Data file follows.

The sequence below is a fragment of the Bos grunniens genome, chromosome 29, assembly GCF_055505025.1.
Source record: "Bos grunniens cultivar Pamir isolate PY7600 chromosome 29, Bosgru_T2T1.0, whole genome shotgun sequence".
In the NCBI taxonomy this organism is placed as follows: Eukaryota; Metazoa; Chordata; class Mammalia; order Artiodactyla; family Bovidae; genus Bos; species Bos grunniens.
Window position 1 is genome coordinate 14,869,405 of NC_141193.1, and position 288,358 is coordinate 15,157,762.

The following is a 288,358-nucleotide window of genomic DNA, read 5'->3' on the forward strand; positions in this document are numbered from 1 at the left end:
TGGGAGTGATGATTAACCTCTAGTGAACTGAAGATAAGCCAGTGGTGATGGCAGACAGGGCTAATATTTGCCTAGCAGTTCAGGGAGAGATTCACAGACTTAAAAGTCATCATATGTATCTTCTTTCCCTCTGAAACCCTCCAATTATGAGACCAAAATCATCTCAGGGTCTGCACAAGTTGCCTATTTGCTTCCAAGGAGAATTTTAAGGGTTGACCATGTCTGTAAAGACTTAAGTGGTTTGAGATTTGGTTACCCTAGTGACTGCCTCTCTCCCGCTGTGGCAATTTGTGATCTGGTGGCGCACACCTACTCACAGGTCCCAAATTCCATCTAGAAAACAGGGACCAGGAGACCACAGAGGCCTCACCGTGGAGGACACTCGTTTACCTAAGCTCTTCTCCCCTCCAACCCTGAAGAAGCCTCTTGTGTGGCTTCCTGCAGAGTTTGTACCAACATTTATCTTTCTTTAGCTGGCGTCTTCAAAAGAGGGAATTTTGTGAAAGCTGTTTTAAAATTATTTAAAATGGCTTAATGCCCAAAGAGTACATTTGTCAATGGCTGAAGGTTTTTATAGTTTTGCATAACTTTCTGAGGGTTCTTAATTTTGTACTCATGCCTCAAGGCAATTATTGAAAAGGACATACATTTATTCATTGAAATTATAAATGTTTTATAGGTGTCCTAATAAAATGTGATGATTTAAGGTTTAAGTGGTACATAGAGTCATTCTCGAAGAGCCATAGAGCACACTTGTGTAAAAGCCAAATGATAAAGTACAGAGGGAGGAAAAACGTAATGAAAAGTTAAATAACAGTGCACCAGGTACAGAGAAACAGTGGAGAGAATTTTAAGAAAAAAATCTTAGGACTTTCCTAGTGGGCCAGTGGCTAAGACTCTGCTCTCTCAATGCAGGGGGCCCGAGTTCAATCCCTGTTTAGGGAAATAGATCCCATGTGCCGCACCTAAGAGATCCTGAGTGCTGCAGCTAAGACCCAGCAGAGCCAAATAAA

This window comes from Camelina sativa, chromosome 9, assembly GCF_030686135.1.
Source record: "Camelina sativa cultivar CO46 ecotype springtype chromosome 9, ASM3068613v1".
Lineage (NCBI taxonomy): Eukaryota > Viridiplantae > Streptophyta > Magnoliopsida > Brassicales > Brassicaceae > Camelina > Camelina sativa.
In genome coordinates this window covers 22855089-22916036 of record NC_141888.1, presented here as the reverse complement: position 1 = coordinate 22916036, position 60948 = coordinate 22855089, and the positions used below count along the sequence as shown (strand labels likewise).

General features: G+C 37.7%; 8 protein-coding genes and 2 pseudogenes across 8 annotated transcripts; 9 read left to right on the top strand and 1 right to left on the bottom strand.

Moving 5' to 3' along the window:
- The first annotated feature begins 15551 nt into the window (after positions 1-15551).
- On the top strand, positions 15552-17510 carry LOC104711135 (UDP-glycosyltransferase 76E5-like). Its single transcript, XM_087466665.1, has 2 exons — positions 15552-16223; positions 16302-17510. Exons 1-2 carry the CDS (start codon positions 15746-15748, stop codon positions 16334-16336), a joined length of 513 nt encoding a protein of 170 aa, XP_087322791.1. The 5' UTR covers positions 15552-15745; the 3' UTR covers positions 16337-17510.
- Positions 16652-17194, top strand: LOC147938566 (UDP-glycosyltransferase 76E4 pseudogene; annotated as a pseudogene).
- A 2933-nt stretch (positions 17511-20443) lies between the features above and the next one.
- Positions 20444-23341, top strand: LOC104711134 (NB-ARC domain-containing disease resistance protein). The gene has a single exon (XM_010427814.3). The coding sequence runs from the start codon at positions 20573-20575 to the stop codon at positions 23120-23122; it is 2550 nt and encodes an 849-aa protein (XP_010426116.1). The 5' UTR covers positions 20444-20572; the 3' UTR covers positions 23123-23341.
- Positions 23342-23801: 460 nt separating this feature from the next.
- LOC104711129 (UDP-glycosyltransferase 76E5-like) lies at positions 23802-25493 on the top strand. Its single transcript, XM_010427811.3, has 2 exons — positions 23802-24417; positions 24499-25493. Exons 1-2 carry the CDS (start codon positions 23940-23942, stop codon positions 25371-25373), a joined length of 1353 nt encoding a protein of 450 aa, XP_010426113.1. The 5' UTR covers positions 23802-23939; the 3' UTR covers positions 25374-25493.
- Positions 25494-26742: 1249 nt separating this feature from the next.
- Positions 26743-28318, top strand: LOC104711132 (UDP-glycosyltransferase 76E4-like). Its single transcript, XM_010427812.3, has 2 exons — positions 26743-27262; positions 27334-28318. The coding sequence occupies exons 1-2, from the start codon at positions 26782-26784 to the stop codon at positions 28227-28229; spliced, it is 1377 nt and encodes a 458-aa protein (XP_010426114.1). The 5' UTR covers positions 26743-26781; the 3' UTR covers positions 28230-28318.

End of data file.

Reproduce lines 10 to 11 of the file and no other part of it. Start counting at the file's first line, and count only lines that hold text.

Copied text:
In genome coordinates this window covers 22855089-22916036 of record NC_141888.1, presented here as the reverse complement: position 1 = coordinate 22916036, position 60948 = coordinate 22855089, and the positions used below count along the sequence as shown (strand labels likewise).

General features: G+C 37.7%; 8 protein-coding genes and 2 pseudogenes across 8 annotated transcripts; 9 read left to right on the top strand and 1 right to left on the bottom strand.